Blue toes

Vascular Atlas

A 56-year-old male with alcohol-related cirrhosis presented to the emergency department with septic shock admitted to the intensive care unit where he was intubated. Due to hemodynamic instability he required the use of norepinephrine and vasopressin. On day 10 he developed dusky digits on the lower extremities. Doppler exam revealed biphasic pulses.

Typically presenting with symmetrical peripheral ischemia in patients requiring prolonged vasopressor therapy, vasopressor-induced limb ischemia represents serious complications in critically ill patients with a mortality quoted to be up to 40% along with up to 50% of survivors requiring amputations.  Risk factors include septic shock, obesity, DIC, and the presence of underlying peripheral artery occlusive disease.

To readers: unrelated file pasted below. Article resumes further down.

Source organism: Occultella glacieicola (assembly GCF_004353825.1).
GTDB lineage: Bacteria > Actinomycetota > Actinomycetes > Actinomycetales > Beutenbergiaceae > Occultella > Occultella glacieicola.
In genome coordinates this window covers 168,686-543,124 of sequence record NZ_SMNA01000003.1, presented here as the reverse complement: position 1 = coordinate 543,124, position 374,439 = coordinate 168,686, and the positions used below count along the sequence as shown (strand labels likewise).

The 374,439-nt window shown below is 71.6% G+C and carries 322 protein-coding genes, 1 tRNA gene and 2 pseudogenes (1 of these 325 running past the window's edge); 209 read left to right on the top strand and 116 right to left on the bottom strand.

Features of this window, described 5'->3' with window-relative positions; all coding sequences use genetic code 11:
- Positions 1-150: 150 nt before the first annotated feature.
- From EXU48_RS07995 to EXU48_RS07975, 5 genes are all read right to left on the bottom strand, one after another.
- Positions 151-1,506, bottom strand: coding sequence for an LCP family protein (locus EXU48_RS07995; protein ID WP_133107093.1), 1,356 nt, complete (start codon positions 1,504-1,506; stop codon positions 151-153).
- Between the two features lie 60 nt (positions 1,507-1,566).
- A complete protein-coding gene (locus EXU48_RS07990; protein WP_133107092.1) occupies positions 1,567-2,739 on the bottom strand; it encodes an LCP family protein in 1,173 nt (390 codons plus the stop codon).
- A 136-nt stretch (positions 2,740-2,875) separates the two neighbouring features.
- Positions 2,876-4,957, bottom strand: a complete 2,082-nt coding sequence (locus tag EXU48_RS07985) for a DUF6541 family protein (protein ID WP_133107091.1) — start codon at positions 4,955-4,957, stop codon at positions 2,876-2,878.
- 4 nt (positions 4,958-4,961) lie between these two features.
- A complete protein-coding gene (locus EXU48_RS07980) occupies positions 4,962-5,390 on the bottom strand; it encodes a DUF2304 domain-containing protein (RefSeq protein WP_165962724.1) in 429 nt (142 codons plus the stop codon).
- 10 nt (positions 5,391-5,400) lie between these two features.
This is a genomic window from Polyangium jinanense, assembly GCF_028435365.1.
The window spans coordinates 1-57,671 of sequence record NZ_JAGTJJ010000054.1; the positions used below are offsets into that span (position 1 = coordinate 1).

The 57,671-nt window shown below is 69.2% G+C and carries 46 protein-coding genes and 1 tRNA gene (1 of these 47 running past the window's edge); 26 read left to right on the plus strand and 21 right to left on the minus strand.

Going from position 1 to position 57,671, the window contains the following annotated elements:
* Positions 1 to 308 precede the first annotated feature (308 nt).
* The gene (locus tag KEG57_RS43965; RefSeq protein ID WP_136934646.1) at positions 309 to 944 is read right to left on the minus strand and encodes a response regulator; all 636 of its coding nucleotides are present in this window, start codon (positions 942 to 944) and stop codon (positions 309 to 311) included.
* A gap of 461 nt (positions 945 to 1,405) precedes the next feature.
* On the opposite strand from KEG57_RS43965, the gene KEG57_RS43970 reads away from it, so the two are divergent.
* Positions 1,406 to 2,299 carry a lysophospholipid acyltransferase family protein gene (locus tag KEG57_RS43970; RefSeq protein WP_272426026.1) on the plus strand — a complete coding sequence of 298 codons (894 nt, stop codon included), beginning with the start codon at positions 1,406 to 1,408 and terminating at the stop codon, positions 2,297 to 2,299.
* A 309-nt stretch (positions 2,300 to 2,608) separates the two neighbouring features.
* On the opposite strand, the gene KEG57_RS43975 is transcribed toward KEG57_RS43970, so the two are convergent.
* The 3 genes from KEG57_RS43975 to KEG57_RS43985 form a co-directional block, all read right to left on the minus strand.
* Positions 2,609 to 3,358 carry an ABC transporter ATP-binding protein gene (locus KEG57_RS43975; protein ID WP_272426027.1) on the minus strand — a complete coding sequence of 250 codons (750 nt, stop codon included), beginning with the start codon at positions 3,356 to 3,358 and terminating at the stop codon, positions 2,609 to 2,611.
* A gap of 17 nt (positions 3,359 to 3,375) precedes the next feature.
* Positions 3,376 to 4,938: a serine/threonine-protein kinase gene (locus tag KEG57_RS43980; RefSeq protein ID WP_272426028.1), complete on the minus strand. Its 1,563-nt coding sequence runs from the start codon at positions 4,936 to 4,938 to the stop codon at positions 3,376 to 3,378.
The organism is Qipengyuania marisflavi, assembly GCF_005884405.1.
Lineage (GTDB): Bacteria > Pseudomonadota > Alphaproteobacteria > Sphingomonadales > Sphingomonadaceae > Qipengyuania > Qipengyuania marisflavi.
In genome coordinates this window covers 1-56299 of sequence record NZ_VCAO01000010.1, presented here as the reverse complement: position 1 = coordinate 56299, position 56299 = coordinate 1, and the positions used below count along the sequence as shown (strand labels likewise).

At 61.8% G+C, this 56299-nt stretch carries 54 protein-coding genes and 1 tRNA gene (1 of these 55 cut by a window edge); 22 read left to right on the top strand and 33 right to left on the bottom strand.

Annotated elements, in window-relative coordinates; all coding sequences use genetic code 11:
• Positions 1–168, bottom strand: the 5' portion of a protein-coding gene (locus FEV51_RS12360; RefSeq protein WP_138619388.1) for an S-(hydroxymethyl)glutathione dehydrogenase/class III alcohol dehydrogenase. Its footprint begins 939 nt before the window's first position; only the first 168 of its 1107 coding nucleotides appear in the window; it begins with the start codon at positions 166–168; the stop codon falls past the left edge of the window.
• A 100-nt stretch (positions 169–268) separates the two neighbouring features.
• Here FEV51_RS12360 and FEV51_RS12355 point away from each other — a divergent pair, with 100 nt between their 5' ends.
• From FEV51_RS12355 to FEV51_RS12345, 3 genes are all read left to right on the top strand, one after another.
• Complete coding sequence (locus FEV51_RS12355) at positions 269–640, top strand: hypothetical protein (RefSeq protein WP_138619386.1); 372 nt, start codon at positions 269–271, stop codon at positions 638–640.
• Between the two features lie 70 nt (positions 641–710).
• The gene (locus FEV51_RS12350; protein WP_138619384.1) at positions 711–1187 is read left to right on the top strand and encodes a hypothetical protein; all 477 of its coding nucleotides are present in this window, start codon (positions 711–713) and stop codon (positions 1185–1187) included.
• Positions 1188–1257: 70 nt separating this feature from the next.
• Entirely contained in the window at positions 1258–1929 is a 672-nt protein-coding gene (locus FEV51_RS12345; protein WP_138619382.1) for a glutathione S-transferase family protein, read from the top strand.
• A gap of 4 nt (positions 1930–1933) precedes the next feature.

Treatment is largely based on discontinuing the vasopressor therapy, however in many instances this is not available as an option. Other treatment options that have been described include digital sympathectomy, botulinum toxin injections, and amputation.

Reference:

Molos MA, Hall JC, Symmetrical peripheral gangrene and disseminated intravascular coagulation. Arch Dermatol 1985; 121: 1057-61

Overgaard CB, Dzavik V: Inotropes and vasopressors: review of physiology and clinical use in cardiovascular disease. Circulation 2008; 118: 1047-56.

About Author

Ari J. Mintz, DO

Ari J. Mintz, DO is an internal medicine resident at Lahey Hospital and Medical Center in Burlington, MA. His clinical interests include peripheral arterial disease, noninvasive imaging, and advanced therapeutic approaches to venous thromboembolism. 

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